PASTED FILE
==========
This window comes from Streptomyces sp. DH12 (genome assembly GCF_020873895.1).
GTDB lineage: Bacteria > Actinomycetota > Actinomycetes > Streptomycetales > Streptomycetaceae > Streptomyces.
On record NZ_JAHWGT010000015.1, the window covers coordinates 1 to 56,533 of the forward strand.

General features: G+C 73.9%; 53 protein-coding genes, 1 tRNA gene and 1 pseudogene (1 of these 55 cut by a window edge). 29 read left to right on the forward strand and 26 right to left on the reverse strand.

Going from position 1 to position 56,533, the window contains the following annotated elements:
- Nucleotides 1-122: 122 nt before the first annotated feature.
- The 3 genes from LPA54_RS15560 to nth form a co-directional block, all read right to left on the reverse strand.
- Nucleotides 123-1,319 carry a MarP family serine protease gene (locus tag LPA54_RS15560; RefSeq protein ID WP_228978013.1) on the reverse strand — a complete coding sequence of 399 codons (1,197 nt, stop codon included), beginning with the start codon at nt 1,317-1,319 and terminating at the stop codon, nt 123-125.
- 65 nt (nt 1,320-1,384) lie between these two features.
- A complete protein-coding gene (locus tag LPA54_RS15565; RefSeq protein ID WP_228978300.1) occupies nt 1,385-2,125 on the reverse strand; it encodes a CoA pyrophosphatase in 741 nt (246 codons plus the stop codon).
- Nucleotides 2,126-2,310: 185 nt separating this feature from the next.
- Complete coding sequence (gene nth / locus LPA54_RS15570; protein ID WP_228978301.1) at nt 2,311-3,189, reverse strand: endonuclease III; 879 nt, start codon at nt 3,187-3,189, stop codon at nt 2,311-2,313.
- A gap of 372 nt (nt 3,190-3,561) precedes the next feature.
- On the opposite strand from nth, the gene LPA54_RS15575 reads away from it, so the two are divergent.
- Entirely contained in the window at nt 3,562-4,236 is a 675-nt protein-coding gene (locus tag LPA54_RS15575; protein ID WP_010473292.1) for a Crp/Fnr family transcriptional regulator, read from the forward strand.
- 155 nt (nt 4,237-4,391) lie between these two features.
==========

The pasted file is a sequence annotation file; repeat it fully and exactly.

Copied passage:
This window comes from Streptomyces sp. DH12 (genome assembly GCF_020873895.1).
GTDB lineage: Bacteria > Actinomycetota > Actinomycetes > Streptomycetales > Streptomycetaceae > Streptomyces.
On record NZ_JAHWGT010000015.1, the window covers coordinates 1 to 56,533 of the forward strand.

General features: G+C 73.9%; 53 protein-coding genes, 1 tRNA gene and 1 pseudogene (1 of these 55 cut by a window edge). 29 read left to right on the forward strand and 26 right to left on the reverse strand.

Going from position 1 to position 56,533, the window contains the following annotated elements:
- Nucleotides 1-122: 122 nt before the first annotated feature.
- The 3 genes from LPA54_RS15560 to nth form a co-directional block, all read right to left on the reverse strand.
- Nucleotides 123-1,319 carry a MarP family serine protease gene (locus tag LPA54_RS15560; RefSeq protein ID WP_228978013.1) on the reverse strand — a complete coding sequence of 399 codons (1,197 nt, stop codon included), beginning with the start codon at nt 1,317-1,319 and terminating at the stop codon, nt 123-125.
- 65 nt (nt 1,320-1,384) lie between these two features.
- A complete protein-coding gene (locus tag LPA54_RS15565; RefSeq protein ID WP_228978300.1) occupies nt 1,385-2,125 on the reverse strand; it encodes a CoA pyrophosphatase in 741 nt (246 codons plus the stop codon).
- Nucleotides 2,126-2,310: 185 nt separating this feature from the next.
- Complete coding sequence (gene nth / locus LPA54_RS15570; protein ID WP_228978301.1) at nt 2,311-3,189, reverse strand: endonuclease III; 879 nt, start codon at nt 3,187-3,189, stop codon at nt 2,311-2,313.
- A gap of 372 nt (nt 3,190-3,561) precedes the next feature.
- On the opposite strand from nth, the gene LPA54_RS15575 reads away from it, so the two are divergent.
- Entirely contained in the window at nt 3,562-4,236 is a 675-nt protein-coding gene (locus tag LPA54_RS15575; protein ID WP_010473292.1) for a Crp/Fnr family transcriptional regulator, read from the forward strand.
- 155 nt (nt 4,237-4,391) lie between these two features.